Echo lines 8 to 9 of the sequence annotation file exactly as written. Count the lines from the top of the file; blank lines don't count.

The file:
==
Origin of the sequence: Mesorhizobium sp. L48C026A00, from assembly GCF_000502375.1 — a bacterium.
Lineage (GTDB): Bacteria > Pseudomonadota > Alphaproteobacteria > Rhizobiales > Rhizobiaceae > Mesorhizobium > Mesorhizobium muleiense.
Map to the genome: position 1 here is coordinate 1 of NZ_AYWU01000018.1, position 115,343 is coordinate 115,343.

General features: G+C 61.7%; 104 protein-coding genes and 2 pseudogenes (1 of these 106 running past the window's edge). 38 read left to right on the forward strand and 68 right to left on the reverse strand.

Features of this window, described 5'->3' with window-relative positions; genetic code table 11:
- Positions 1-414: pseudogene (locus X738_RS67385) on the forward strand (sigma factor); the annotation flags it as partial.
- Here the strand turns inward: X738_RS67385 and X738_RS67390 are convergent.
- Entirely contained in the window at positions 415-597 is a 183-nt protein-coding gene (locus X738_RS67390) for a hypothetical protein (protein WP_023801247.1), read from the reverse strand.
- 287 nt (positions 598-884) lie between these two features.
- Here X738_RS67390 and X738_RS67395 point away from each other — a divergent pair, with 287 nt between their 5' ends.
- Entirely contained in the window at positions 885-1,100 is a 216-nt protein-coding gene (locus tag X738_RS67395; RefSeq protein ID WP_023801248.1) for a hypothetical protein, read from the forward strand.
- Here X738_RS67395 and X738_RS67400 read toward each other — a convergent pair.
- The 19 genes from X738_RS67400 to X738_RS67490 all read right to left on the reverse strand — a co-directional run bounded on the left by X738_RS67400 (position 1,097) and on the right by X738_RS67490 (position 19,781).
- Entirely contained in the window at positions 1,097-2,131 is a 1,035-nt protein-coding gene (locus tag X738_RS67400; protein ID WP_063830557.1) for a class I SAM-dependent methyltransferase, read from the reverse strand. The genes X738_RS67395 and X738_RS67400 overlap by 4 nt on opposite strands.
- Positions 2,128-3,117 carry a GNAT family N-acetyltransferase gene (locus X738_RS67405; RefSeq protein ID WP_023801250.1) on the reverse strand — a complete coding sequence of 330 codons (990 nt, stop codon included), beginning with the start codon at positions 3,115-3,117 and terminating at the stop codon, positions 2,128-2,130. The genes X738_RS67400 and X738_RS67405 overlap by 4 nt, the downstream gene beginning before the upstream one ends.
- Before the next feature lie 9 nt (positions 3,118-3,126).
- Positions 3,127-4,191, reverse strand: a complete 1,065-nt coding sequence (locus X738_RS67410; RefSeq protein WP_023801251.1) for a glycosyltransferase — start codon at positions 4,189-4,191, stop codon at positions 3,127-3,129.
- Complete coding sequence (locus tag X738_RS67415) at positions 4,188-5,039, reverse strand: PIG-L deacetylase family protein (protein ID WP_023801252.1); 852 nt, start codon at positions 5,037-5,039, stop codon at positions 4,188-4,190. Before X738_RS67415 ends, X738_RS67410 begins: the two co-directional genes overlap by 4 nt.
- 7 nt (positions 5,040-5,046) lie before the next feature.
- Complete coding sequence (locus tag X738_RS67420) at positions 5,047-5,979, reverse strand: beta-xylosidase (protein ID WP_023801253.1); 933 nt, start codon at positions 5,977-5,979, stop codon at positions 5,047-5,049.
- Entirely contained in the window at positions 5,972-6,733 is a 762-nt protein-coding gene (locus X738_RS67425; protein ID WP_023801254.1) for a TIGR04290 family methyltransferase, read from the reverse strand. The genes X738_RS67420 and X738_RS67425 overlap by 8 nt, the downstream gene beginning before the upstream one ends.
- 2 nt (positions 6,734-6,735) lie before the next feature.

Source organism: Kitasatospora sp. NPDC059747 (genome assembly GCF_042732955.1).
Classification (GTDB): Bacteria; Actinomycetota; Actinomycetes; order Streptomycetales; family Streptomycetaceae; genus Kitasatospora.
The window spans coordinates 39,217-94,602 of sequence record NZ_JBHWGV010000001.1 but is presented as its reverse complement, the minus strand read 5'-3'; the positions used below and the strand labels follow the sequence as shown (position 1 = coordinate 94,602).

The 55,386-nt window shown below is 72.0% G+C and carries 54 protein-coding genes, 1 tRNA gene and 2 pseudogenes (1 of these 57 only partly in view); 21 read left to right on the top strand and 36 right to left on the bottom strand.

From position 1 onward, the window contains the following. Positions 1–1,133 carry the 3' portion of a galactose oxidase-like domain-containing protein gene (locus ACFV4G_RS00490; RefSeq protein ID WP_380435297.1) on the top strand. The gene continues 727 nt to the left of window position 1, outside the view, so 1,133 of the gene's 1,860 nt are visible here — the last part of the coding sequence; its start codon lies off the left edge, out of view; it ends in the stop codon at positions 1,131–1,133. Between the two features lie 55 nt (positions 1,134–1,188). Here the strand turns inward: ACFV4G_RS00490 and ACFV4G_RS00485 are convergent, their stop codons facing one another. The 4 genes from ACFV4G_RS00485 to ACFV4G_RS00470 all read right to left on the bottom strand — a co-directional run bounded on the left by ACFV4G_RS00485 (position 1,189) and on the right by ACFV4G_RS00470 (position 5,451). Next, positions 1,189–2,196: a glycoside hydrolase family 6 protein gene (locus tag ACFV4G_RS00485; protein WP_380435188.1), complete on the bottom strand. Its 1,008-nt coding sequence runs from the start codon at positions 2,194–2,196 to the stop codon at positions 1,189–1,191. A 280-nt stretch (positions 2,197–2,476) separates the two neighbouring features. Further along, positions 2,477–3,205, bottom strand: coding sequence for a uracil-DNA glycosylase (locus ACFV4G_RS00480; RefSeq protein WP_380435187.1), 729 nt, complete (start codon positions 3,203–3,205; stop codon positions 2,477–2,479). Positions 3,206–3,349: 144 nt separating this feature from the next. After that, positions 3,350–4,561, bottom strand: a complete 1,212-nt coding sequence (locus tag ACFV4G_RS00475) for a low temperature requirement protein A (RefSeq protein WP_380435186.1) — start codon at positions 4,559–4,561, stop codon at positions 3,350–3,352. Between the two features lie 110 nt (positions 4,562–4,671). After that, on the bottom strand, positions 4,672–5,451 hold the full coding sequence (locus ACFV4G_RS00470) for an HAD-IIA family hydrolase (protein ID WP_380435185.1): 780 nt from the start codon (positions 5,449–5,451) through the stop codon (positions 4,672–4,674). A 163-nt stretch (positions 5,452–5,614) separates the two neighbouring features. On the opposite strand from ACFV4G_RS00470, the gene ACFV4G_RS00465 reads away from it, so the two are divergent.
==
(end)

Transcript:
- Entirely contained in the window at positions 415-597 is a 183-nt protein-coding gene (locus X738_RS67390) for a hypothetical protein (protein WP_023801247.1), read from the reverse strand.
- 287 nt (positions 598-884) lie between these two features.